No more cash for health spending, say Ministers

Paschal Donohoe and Michael Noonan say departments must live within means

Summer statement: The amount available for tax cuts and new spending for next year  in the October budget will be about €1 billion. Photograph: Thierry Roge/Reutes

Summer statement: The amount available for tax cuts and new spending for next year in the October budget will be about €1 billion. Photograph: Thierry Roge/Reutes

 

There will be no further cash available for overspending in the Department of Health this year or next, the Ministers for Public Expenditure and Finance said yesterday.

Paschal Donohoe and Michael Noonan were speaking at the publication of the Government’s Summer Economic Statement, where they confirmed the revised “fiscal space” – the amount available for tax cuts and new spending for next year – in the October budget will be about €1 billion.

The thriving economy has seen the amount available double since the 2016 budget last October. However, the Ministers insisted all departments – especially the Department of Health, where regular overspending has become the norm in recent years – will have to live within their means in future.

Although the Department of Health has recently been allocated an extra €500 million for this year, Mr Donohue insisted there would be no further supplementary estimates this year or next.

“We expect that the relevant departments will deliver services within existing budgets,” he said. He said the department had been granted a 6 per cent increase in its budget this year, equivalent to €800 million.

Political pressure

Mr Noonan insisted the recent cash top-ups for health and for the Department of Justice, which received an additional €40 million, were not “supplementary estimates”, but were “revised estimates” completed later than usual because of the delay in forming a government.

Supplementary estimates are no longer possible due to European Union rules, Mr Noonan said. However, some sources say the recent cash top-ups for health and justice are supplementary estimates in all but name, and the European Commission is unlikely to be fooled. Rather, they say, Brussels is content to allow the Government some leeway on budget rules, given Ireland’s booming economy.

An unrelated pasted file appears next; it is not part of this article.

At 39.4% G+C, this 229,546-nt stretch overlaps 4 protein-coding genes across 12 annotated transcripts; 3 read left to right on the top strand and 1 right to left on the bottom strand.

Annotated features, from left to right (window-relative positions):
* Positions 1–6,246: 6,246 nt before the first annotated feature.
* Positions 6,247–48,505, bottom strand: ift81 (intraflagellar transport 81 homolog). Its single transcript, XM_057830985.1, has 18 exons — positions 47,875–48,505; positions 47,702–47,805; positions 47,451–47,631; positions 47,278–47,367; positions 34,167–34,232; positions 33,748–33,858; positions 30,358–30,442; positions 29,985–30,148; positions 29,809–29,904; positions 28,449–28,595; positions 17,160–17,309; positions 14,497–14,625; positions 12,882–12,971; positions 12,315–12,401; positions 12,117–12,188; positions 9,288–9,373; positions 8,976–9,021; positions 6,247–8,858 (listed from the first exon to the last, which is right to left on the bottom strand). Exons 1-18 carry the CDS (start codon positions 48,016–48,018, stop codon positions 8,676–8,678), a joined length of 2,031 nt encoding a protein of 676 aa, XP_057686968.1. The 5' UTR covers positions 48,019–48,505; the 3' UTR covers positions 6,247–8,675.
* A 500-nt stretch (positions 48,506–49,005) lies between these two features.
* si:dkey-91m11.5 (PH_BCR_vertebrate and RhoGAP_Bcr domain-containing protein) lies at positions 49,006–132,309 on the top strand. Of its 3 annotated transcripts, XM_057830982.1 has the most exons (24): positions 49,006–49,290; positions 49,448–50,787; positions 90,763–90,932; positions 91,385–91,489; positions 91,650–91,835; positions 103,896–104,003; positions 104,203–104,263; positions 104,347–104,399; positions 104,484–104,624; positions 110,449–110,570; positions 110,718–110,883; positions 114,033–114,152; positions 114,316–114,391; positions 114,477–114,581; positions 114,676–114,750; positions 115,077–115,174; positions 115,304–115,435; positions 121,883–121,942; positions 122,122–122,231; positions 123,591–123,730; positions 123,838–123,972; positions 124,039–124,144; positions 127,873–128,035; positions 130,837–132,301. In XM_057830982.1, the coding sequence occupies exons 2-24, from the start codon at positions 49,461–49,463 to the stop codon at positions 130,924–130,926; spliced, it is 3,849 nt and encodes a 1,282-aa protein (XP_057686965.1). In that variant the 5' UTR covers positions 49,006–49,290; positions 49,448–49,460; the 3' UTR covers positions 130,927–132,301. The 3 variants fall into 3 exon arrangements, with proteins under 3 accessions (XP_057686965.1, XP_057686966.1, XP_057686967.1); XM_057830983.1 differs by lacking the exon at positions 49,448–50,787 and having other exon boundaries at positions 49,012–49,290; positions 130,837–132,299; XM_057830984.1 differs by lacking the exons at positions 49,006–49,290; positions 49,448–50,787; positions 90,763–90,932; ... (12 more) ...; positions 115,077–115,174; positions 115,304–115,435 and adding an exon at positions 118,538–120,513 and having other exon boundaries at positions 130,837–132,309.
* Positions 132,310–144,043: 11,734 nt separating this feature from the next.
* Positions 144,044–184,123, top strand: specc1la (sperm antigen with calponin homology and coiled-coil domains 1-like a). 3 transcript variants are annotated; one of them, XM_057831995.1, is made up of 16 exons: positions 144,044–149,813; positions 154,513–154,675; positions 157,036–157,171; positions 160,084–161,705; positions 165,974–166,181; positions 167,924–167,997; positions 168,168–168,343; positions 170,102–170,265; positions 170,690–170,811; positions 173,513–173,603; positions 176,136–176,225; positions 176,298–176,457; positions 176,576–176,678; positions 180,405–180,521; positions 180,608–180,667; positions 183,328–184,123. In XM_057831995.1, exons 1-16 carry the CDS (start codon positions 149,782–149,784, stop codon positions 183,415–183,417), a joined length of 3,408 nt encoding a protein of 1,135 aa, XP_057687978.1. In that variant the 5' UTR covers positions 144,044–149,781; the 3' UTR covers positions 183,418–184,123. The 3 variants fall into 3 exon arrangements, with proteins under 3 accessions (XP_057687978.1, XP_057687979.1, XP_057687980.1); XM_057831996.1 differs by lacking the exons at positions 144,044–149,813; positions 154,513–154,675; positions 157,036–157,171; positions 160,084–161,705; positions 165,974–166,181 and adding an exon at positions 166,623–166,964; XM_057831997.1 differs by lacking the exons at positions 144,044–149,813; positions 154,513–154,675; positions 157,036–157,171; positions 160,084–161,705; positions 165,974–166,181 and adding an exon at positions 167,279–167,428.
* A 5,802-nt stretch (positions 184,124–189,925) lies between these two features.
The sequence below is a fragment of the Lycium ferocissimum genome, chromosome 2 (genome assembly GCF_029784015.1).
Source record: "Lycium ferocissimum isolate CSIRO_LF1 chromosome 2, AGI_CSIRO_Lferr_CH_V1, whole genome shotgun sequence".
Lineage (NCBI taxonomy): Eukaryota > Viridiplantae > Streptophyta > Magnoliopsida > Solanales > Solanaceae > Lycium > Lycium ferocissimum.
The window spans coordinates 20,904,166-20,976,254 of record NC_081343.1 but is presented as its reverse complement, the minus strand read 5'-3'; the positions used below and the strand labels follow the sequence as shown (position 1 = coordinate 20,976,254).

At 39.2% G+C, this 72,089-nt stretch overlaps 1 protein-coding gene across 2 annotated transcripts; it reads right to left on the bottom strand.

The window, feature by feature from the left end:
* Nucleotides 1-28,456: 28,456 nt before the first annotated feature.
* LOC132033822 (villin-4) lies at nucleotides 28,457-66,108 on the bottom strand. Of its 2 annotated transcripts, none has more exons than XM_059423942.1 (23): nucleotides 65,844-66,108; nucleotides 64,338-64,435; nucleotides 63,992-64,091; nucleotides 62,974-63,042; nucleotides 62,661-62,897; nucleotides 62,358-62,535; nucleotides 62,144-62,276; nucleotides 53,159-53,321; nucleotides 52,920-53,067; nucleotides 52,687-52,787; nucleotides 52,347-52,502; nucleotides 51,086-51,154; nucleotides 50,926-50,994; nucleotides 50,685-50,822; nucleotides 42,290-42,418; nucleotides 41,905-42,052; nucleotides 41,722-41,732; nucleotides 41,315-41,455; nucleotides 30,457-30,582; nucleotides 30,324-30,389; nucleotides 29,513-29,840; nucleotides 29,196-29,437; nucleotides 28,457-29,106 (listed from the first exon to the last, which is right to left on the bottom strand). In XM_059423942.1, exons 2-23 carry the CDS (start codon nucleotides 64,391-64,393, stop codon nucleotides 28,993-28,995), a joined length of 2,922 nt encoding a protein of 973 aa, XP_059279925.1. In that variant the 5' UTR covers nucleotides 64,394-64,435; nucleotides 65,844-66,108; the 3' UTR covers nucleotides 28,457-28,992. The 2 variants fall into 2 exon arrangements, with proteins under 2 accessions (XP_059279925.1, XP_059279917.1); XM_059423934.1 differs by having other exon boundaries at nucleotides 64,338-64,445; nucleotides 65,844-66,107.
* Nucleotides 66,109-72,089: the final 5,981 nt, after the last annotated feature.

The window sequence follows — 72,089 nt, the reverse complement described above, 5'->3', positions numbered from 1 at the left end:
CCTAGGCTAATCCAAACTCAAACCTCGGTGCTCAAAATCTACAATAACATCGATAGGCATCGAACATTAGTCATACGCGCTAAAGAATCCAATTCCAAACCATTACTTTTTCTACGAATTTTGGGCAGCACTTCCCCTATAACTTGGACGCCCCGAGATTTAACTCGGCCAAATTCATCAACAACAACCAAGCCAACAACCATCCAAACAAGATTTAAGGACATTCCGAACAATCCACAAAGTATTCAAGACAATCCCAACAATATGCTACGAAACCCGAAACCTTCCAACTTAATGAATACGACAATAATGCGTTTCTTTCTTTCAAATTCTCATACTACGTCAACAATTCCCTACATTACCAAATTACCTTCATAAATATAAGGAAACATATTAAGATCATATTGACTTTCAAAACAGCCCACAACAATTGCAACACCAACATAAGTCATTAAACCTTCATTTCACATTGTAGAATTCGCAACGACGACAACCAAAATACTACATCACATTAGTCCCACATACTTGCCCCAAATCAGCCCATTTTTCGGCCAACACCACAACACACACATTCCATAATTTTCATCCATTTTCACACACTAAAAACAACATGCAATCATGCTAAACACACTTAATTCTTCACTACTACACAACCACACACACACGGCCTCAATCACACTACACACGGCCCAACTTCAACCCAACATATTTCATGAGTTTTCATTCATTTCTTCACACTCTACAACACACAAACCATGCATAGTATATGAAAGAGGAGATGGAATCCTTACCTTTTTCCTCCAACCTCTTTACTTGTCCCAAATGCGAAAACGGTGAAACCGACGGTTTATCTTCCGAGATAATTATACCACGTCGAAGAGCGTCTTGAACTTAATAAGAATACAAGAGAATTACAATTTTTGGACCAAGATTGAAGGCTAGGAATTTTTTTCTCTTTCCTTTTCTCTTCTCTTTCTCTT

The general government deficit – the difference between the Government’s incomings and outgoings – is expected to fall to 0.9 per cent of GDP this year, and will be eliminated entirely by 2018.

Mr Noonan said bringing the public finances into broad balance would give the Government much greater freedom to address shortcomings in public services. And as long as growth continued, Mr Noonan said, “We’re going to have a lot of money.”

Strong growth

Department of Finance

The two Ministers also warned about the pressures on public sector pay. The document points out pay increases added €6.5 billion to the annual public sector pay bill between 2000 and 2008, though a recruitment embargo and public sector pay cuts reduced that figure by €3.6 billion during the economic crash.

Meanwhile, Minister for Social Protection Leo Varadkar will today tell the Dáil he will request Government approval to pay the Christmas bonus this year.

“As happened in 2014 and 2015, when a bonus was subsequently paid, there is currently no provision for a bonus in the Department’s allocation for 2016,” he said yesterday. “The State’s financial position is improving again in 2016 and I will therefore be seeking approval from my Government colleagues in the coming months for the payment of a Christmas Bonus once again this year.”